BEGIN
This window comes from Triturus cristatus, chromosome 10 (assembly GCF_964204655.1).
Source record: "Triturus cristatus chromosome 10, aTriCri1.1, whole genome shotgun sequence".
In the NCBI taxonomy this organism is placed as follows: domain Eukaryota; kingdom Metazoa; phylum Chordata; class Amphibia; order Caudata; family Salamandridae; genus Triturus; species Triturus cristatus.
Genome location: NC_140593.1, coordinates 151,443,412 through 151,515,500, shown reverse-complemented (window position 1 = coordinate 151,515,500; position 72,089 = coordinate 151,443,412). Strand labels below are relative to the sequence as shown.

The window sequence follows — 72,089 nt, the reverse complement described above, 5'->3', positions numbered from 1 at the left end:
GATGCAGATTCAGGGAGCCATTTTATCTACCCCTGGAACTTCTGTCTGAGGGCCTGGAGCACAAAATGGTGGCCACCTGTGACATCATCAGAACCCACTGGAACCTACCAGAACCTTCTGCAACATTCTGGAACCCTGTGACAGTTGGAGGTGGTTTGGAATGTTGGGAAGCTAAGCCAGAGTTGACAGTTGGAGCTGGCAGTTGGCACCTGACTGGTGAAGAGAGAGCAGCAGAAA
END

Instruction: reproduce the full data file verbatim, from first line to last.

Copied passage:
This window comes from Triturus cristatus, chromosome 10 (assembly GCF_964204655.1).
Source record: "Triturus cristatus chromosome 10, aTriCri1.1, whole genome shotgun sequence".
In the NCBI taxonomy this organism is placed as follows: domain Eukaryota; kingdom Metazoa; phylum Chordata; class Amphibia; order Caudata; family Salamandridae; genus Triturus; species Triturus cristatus.
Genome location: NC_140593.1, coordinates 151,443,412 through 151,515,500, shown reverse-complemented (window position 1 = coordinate 151,515,500; position 72,089 = coordinate 151,443,412). Strand labels below are relative to the sequence as shown.

The window sequence follows — 72,089 nt, the reverse complement described above, 5'->3', positions numbered from 1 at the left end:
GATGCAGATTCAGGGAGCCATTTTATCTACCCCTGGAACTTCTGTCTGAGGGCCTGGAGCACAAAATGGTGGCCACCTGTGACATCATCAGAACCCACTGGAACCTACCAGAACCTTCTGCAACATTCTGGAACCCTGTGACAGTTGGAGGTGGTTTGGAATGTTGGGAAGCTAAGCCAGAGTTGACAGTTGGAGCTGGCAGTTGGCACCTGACTGGTGAAGAGAGAGCAGCAGAAA